19 Toxins Lurking in Your Backyard
Your backyard is supposed to be a safe place, but you could have toxins hiding in plain sight that are harmful to your pets—or your kids
No one likes batting away flies or having your zinnias destroyed by beetles. But even organic-labeled pesticides can be toxic, according to Lowes‘ master gardener Lester Pole. If you use pesticides of any kind and your pet shows signs of lethargy, nausea, or breathing issues, call your vet immediately, advises Carole A. Langrall, a master gardener and landscaper in Maryland. For a nontoxic alternative, Pole suggests any of these pest-deterring botanical extracts. Or consider one of these 13 simple, less toxic ways to keep pests away.
Be careful when treating for slugs, advises Alecia Weisman, lead grower and resident scientist at the Legion of Bloom. “Many slug pesticides and snail baits contain metaldehyde, which is toxic for dogs and cats.” Weisman suggests using diatomaceous earth, which is effective against many insects and a much safer alternative.
Chemical fertilizers can make your plants thrive, but depending on their active ingredients, they can be highly poisonous, Langrall tells Reader’s Digest. For example, “as little as one teaspoon of 1 percent disulfoton can kill a 55-pound dog,” she warns. Anything containing organophosphates can result in SLUD syndrome—salivation, lacrimation (tears), urination, and defecation. Together, the symptoms mean serious health issues for your pet. Before you use any chemical fertilizer, be sure to check the label for these ingredients, and don’t miss these tips for growing a nontoxic lawn.
Bone meal fertilizer
Bone meal is a “natural” fertilizer, made up of ground animal bones. It’s good for your lawn, but it’s both toxic and appealing to your pets, according to Caleb Backe, a health and wellness expert for Maple Holistics. When ingested, bone meal can form a ball in your pet’s stomach, obstructing natural passage and leading to a host of health problems. Bone meal can also be poisonous, Backe advises. Therefore, it’s best not to use bone meal at all if you have pets that dig in the yard.
Because compost consists of decaying organic matter, it may give off chemical by-products known as tremorgenic mycotoxins, which are bad for your pets, according to both Langrall and veterinarian Gary Richter, DVM, MS, CVC, CVA. “Even small amounts can lead to hyperthermia, panting, drooling, and vomiting, and serious neurological symptoms such as tremors and seizures,” Dr. Richter explains. To keep your compost safe, never add dairy or meat products, and consider fencing off the pile. Be sure to check out these other composting dos and don’ts.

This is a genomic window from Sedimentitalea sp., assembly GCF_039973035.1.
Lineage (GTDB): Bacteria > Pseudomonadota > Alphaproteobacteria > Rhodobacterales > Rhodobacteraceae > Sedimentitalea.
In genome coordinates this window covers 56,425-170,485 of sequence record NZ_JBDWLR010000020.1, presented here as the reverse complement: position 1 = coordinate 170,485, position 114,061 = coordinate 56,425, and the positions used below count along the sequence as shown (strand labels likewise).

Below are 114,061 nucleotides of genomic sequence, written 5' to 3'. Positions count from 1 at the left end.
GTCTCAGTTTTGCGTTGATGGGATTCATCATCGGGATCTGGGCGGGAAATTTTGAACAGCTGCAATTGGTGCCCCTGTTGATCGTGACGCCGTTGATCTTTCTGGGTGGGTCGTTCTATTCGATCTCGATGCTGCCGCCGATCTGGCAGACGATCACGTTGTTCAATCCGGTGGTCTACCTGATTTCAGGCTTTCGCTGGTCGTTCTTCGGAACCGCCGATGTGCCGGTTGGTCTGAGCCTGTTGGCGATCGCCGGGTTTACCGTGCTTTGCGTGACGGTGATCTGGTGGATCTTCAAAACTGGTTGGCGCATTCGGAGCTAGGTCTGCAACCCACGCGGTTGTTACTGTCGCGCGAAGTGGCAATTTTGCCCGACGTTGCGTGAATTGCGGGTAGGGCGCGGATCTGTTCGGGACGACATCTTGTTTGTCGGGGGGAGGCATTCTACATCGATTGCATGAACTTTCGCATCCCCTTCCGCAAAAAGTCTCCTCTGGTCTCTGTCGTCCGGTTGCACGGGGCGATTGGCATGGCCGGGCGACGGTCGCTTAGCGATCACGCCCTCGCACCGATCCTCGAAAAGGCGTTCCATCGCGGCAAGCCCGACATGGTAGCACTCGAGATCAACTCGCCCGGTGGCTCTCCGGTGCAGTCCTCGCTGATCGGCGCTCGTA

Cocoa bean mulch
Miriam Doerr Martin Frommherz/shutterstock
Mulching is great for your garden. It can halt the onslaught of weeds and help keep your plants cool and hydrated in the heat of summer. But if you have a dog, don’t use mulch made from cocoa beans. “The mulch is a by-product of chocolate production and made of the discarded hulls of cocoa beans. This mulch is attractive to homeowners because it’s fragrant and attractive-looking. But it could be lethal for your dog,” Langrall warns. Instead, consider mulches that contain no chocolate by-products, such as those made from pine and cedar.
“If you’re hosting a backyard barbecue with friends and family, try to keep the scraps on the table,” according to the experts at Pets Best. “Many humans love sharing under the table—but some common human foods are dangerous and downright deadly to dogs.” While the best-known problem food is chocolate, other potentially toxic foods include avocados, grapes, raisins, macadamia nuts, onions, garlic, and coffee. Read more about foods that are toxic to dogs.
Mouse and rat poison
Most rodenticides are poisonous not only to rodents but also to pets and children, Langrall advises. Look for nontoxic means of deterring rodents, like traps. If you do resort to using baits containing toxins, be sure to place them in areas where your pet and kids can’t reach, such as high up on shelves or hidden behind common-use areas. Beware of these 11 household items that are also hazardous to your pet’s health.
Poisoned mice and rats
Dogs and cats will go after rodents, and poisoned ones are easier to catch. That could deliver a lethal dose to your pet, which is even more reason to seek out nontoxic rodent solutions. All rodenticides pose the potential for what is known as “relay toxicity,” Langrall says—a toxic reaction to eating an animal that’s been poisoned. Instead of using poison to get rid of rodents, consider one of these toxin-free anti-rodent remedies.
Although most mushrooms are nontoxic, some are incredibly dangerous, Langrall tells us. Toxic fungi can trigger liver failure and death. Keep an eye out for mushrooms growing in your backyard and, unless you’re an expert forager, pull them and dispose of them before your pets or kids get anywhere near them.